the pier

Here is the start of a little story I wrote:

She stared with wonder at the beautiful old pier as the waves caressed the pillars holding it up. She wondered how it was that her family, who seemed so dishevelled, was able, even allowed to be standing there. There was such peace and serenity to the pier. A grandness that came with the pier, as though it had been given the formal education at a good school. It just didn’t fit her family. It was for people who wore cream cinos in summer with polo shirts, flowing linen dresses and knew just how to do things just right every time. They were the happy people who didn’t get angry at their children when they were tired, every day. They were the beautiful people with beautiful clothes and good jobs, surrounded by laughing happy friends. Here she was staring at the antithesis of this beautiful perfect world on the magical grand pier. How was it hat they had managed to miss out on those vital life lessons that everyone else seemed to get? It was as though she and Bill spent their entire lives in a fragmented discourse. Constantly trying to understand what the other was trying to say or do with the children. There did no ever seem to be any smooth or direct conversation that other mature couples seemed to have. Felicity wondered sometimes whether they had just forgotten to grow up or maybe their parents forgot to teach them these final lessons. They were both lethargically passive, although Felicity did have moments of outburst that would and could be classified as downright aggressive and other outbursts that were full of energy. Her lethargy mainly came from shear exhaustion of carrying the whole family along.

Felicity wondered when Bill would realise that Jim their youngest really was interested in fishing and would really like it if he would too. She had told him, but it seemed to in one ear and out the other. It was the same with all the other things that the 4 kids were interested in. She could tell him about it, he would nod as though he heard and then it would be a complete surprise again the next time she spoke about it. All she wanted was for him to embrace an interest in the kids. No, who was she kidding. All she wanted was for Bill to take an interest in something. If Bill took an interest, a passion, a zest, a zing, a zang in something, Felicity may well find that life back in her eyes. She was just so bored with the humdrum of it all. To have to remind him of everything, saving the same thing over and over. It was a like living with at goldfish. She did quietly wonder if Alzheimer's had set in a little early. At lunchtime that day she had imagined his brain was just rotting and turning to a soggy grey spongy blob because it wasn’t being used anymore. No brain left by 45 years old. God, she felt weary. All of those years ahead to help with the homework to be left to her because he’ll be as helpful as a pig in shit. Felicity did wonder sometimes if she couldn’t just shut her eyes and open them and she would suddenly be having an intellectual conversation. She would hopefully be talking with someone about the very clever engineering of the pier, or the amazing craftsmanship of the pillars. Maybe he would be passing on the pearls of wisdom to the children in a calm patient and loving manner, gently touching and caressing their soft heads.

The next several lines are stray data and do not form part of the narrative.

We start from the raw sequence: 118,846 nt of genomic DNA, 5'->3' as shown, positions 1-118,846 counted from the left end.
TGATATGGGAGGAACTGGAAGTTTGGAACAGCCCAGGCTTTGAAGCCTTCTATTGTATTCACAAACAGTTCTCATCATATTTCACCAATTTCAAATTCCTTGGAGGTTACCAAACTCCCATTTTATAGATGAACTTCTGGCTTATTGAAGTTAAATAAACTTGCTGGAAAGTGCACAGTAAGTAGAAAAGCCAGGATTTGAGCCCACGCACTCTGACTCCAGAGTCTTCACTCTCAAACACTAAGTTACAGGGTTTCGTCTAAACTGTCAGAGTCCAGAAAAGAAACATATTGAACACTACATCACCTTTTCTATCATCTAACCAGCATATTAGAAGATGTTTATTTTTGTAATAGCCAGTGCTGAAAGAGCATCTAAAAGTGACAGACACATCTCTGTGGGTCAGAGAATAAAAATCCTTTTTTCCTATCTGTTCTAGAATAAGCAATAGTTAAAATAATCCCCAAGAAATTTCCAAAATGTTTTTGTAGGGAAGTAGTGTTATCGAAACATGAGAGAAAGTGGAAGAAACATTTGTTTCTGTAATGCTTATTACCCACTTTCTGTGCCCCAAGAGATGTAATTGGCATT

Leave me a comment please as to what you think!

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